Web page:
Game of Thrones season 7 episode 5 'Eastwatch' review: At least four episodes in one


*Stop reading if you haven’t watched Game of Thrones season 7 episode 5*

Jaime and Bronn live! Randyll and Dickon get roasted alive! Jon charms a dragon! Jorah returns! Sam leaves the Citadel! Jaime and Tyrion reunite! Gendry returns! Cersei reveals she’s pregnant! Arya stalks Littlefinger and finds a secret letter! Jon and the Brotherhood head beyond the wall!

Game of Thrones episodes have been getting more and more eventful in season 7, the show racing towards its final season and consequently having to pack them with a ton of plot information.

This is a good and bad thing for viewers.

One the one hand, it means we’re guaranteed an absolutely gripping ~1 hour of television, involving so many twists and major character reunions it’s easy to forget some of them.

On the other, it means really big moments in the show’s story are given about three minutes to address, raced through so they can get to the next one.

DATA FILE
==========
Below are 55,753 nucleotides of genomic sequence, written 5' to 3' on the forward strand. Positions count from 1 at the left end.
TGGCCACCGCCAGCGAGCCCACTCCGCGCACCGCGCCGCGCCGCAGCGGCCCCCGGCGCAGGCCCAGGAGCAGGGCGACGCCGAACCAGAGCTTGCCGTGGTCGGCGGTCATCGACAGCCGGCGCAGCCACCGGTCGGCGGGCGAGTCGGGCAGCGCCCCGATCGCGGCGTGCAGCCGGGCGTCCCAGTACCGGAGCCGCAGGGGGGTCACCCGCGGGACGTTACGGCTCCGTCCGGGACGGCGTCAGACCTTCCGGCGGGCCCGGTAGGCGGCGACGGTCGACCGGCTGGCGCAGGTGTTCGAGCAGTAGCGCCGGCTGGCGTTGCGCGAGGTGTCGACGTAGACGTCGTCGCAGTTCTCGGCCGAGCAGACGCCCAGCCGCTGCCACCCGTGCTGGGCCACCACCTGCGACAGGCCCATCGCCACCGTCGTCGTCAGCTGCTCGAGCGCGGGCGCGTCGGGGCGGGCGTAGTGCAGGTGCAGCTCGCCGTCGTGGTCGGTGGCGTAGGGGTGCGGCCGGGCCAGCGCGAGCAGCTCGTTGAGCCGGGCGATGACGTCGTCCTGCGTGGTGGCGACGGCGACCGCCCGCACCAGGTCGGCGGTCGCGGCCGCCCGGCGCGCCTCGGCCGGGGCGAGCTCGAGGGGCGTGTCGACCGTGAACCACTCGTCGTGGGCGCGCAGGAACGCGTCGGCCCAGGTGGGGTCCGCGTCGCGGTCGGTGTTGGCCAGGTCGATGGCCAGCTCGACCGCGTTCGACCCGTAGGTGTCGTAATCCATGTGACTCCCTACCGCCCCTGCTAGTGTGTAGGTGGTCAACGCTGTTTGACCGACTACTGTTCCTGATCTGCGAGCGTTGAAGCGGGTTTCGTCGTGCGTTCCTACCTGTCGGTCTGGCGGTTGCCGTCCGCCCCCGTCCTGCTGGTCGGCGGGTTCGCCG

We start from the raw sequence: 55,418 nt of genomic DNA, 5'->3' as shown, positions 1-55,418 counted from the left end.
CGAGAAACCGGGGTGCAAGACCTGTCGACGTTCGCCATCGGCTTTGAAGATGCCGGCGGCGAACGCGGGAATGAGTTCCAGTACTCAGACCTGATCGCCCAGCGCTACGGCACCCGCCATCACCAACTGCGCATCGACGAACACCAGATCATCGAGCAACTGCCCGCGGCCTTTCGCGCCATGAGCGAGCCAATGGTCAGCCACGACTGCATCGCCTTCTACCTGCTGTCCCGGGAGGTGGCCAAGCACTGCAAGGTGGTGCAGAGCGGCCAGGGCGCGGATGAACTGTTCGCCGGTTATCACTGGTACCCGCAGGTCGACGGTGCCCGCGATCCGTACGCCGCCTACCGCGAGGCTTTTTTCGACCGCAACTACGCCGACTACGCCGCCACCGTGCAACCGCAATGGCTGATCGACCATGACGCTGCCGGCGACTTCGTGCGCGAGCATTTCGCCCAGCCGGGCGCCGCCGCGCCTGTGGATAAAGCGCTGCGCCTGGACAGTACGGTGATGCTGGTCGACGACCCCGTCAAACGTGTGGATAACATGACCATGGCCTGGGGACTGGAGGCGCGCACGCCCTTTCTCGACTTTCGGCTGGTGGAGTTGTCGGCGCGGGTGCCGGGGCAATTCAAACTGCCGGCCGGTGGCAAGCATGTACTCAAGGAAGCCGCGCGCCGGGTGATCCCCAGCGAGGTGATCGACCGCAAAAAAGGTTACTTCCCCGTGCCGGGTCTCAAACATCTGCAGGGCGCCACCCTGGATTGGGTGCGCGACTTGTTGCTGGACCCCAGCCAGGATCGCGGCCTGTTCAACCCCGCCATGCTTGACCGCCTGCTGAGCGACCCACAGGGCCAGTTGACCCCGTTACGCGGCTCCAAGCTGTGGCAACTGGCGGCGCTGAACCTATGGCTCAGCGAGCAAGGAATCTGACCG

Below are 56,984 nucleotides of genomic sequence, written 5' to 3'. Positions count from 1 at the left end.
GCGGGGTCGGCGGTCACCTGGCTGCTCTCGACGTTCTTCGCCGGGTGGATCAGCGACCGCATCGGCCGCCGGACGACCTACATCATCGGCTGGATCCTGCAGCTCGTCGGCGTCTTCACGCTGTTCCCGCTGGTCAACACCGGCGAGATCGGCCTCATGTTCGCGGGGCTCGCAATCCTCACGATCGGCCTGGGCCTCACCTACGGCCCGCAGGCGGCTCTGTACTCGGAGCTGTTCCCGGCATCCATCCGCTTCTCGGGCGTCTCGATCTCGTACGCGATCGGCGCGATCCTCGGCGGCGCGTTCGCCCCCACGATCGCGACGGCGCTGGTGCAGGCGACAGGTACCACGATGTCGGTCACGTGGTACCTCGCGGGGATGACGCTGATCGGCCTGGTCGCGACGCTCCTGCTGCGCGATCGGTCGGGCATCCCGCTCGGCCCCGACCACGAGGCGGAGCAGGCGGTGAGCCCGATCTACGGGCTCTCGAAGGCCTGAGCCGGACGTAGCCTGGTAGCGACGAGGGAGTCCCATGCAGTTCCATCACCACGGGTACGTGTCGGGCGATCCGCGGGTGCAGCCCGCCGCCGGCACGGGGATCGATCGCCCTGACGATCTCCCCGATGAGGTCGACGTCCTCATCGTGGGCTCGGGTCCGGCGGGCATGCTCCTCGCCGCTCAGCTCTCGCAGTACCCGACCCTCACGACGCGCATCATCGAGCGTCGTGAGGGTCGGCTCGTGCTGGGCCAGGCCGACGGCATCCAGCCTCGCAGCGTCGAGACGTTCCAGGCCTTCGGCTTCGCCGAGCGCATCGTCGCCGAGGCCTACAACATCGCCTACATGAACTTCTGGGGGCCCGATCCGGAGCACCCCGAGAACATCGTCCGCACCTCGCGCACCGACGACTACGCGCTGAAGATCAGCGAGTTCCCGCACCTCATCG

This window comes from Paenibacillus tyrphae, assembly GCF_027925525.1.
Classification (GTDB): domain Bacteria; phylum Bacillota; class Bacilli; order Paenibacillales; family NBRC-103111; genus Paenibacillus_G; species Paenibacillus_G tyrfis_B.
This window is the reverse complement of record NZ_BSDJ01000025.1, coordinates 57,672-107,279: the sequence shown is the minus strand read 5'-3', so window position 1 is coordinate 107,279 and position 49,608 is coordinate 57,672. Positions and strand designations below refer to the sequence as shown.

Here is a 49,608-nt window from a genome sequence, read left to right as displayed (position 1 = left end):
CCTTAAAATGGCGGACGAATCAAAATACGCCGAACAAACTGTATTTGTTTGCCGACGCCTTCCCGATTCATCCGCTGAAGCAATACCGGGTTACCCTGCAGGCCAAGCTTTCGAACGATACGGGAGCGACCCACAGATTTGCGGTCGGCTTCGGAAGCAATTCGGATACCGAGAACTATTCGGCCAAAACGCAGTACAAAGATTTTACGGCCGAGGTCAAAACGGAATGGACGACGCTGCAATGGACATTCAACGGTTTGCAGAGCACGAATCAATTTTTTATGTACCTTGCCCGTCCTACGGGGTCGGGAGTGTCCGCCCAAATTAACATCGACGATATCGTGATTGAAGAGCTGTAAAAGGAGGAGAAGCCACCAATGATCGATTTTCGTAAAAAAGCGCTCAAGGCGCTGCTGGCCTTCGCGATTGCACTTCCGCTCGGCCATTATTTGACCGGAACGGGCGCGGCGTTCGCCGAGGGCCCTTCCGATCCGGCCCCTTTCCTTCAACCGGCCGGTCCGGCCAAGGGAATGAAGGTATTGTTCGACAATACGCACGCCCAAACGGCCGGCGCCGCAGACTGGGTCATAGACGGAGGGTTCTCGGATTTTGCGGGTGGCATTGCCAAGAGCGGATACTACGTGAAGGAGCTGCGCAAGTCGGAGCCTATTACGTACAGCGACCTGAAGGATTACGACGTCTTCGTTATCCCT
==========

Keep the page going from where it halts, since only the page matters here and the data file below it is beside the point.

Consider Arya’s time with the Faceless Men in season 6 for instance; under the pacing of season 7 that season-long arc would have been completed within a single episode (that’s a bad example as I wished Arya’s time in Braavos had been shorter, but you get what I mean).

I could happily have spent a whole episode with Tyrion and Davos sneaking into King’s Landing or Jon preparing his White Walker kidnap mission, but instead they were rolled together in one eye-gougingly exciting episode.

This swiftness makes some plot points harder to swallow (like Daenerys falling for Jon after about five conversations) and journeys take place as though via time travel (consider, for instance, how long it took The Hound and Arya to make their trips, compared to Davos getting to King’s Landing and back or Jon making it to the Wall from Dragonstone this episode).

I know the show dropped down from 10 episodes to seven in order to boost the quality of each one (though surely HBO could have stumped up the cash for 10 lavish instalments given how big the show is?) but watching Twin Peaks season 3 air the 14th of its 18 parts tonight, I can’t help but wish Game of Thrones could take its foot off the gas a little and spend more time with each sub-plot.

Still, it looks like we may get that next week, in what promises to be an almost entirely White Walker hunt-centric episode.

Game of Thrones continues on HBO, Sky Atlantic and through NOWTV on Sunday nights.




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